Practically speaking, even if you are a newcomer you can buy a few books on the subject, watch a few videos, and get out there and host a drum circle just fine. But you need to be able to hold a beat. Like I mentioned, I think you learn the most by doing. Go to some drum circles in your area, participate and observe other facilitators if you get the chance. Check out my drum circle finder page, and see if there is anything going on around you within a couple of hours driving distance. It is worth the drive to attend a few and see what works, and also what doesn’t. There might be a few facilitators that you can go participate with, and observe.
Would you only want to know one style of cooking to prepare dinners? Many good books on facilitating approaches have been written. Look for used ones in places like Ebay and Amazon. There are also some good DVD’s on this also. Look in the same places for those. Forty bucks will buy you a lot of reference material, and give you a lot more understanding and insight into this art form.
I think to a certain extent, a good drum circle is an extension of the old Bluegrass days of 100 years ago. There were no cars, so people couldn't travel long distances. There was nothing to do for entertainment but get together and get out the fiddles, washboards, spoons, jugs, drums, and sing and dance and make music. For years, it was about the group ensemble, and the musicality. Any facilitating that needed to be done, was done through the music, not by someone playing conductor. That concept still works. And, it brings out the improvisational skills of the participants. The better things sound, the more fun it is for the group. Almost every culture has a rich history of group drumming, so you are about to do something that has transcended the test of time, and more importantly, brings people together.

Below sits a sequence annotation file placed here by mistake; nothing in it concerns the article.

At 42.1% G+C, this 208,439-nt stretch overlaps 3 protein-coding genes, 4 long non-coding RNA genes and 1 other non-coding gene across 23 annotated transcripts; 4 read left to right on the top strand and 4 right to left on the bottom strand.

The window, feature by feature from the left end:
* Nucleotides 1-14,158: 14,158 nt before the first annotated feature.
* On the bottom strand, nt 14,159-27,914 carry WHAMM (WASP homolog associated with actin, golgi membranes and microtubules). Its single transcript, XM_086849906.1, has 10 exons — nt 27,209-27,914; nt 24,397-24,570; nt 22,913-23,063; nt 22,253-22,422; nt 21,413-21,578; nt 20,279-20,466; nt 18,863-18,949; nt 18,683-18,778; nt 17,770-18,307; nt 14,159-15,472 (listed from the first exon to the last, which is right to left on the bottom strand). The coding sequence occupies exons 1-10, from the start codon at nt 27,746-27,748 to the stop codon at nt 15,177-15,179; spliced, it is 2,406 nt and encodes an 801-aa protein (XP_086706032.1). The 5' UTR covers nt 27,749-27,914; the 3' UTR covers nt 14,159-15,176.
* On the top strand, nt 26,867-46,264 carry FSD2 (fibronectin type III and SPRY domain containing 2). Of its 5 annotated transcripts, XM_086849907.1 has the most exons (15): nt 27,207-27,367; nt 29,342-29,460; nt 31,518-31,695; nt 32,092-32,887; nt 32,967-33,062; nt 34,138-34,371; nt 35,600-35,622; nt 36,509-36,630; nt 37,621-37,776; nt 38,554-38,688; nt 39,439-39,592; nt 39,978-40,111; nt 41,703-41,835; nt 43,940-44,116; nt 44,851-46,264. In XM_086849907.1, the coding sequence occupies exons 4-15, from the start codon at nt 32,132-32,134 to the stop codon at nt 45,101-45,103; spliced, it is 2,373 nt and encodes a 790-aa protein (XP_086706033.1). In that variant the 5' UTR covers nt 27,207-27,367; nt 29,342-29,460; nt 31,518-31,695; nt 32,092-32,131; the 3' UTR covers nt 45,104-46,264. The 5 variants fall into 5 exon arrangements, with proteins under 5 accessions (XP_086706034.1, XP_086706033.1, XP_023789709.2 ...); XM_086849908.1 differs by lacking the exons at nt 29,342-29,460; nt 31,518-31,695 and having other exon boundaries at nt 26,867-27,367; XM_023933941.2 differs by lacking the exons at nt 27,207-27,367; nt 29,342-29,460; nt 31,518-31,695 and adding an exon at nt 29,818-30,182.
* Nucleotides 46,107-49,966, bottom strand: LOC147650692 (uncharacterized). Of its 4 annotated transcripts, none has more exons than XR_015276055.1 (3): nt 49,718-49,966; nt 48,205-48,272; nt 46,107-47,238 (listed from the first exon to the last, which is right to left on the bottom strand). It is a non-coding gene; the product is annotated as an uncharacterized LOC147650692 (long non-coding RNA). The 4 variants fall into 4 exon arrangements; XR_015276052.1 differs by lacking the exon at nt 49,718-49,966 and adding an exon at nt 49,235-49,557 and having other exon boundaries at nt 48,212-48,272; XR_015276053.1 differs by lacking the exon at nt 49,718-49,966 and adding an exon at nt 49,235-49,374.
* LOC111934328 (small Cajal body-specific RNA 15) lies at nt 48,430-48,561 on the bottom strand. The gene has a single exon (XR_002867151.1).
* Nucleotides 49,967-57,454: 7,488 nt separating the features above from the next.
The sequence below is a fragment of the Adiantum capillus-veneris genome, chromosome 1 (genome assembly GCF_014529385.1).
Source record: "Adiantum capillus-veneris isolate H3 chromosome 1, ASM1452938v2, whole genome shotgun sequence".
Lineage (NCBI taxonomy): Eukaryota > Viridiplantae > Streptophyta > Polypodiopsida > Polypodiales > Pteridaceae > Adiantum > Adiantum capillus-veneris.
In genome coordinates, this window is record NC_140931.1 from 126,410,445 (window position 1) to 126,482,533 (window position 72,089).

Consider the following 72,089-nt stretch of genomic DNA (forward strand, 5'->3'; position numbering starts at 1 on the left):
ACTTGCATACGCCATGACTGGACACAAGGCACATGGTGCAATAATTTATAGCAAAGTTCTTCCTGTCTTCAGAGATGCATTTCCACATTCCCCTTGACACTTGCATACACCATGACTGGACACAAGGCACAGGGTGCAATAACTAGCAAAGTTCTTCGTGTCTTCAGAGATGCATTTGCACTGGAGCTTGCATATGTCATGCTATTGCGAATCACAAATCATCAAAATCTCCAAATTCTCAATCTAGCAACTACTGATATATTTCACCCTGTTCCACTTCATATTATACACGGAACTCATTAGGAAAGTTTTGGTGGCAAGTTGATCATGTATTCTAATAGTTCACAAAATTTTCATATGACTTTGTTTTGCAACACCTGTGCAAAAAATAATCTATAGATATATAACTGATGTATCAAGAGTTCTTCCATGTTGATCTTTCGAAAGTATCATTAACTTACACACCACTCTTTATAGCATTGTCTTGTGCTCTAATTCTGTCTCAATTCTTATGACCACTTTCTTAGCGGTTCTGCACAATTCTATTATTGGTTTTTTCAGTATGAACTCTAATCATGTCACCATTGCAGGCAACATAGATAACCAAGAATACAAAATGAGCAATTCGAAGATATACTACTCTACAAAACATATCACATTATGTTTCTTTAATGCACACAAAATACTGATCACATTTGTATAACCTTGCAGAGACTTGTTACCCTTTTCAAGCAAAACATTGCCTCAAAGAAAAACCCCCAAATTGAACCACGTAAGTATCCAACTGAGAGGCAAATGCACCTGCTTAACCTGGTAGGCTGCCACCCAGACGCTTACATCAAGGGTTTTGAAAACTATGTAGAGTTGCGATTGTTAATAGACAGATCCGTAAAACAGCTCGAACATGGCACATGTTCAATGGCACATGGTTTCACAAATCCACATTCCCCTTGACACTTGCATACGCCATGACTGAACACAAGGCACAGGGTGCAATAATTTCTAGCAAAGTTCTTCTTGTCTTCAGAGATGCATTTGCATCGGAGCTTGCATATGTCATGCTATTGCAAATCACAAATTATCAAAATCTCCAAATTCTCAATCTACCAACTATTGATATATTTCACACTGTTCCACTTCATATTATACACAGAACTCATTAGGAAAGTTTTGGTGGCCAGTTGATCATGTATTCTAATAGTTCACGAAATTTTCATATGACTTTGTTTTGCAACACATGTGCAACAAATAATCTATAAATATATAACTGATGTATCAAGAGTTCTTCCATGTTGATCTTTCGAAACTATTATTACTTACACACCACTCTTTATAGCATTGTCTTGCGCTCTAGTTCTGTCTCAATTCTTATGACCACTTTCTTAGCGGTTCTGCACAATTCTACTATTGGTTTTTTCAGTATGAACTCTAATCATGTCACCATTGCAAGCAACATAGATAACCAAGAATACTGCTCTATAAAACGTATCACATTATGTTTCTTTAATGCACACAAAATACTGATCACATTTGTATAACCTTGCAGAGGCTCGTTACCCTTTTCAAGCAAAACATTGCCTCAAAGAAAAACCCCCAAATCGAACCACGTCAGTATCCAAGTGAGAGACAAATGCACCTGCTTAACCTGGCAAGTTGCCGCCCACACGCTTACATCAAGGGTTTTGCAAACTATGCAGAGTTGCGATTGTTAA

Under most circumstances, I like to begin a drumming session by letting everyone just choose something, sit down in the circle, and start playing. This approach helps everyone to relax before the welcome, introductions, and then into some more organized rhythms. The reason I encourage everyone to play first is the nerves. The barriers just begin to melt away. After the first jam, I offer a few pointers about hand technique, and volume, so nobody gets injured, or is uncomfortable. I let people know that a support rhythm is just a starting place. You don’t need to play what I play. You can if you want, but I encourage you to improvise and experiment. Have fun! We get to be kids again, and make up our own rules. You may invent a new way to play, or a new sound from your drum, that’s what good musicians do. They find new ways to do things, not just copy others.
When suggesting a drum circle rhythm, I like to vocalize the first few measures before we play it. I think the logical analytical side of the brain can process it quicker, which then frees up the creative intuitive side. People can then play what they feel, rather than over thinking it.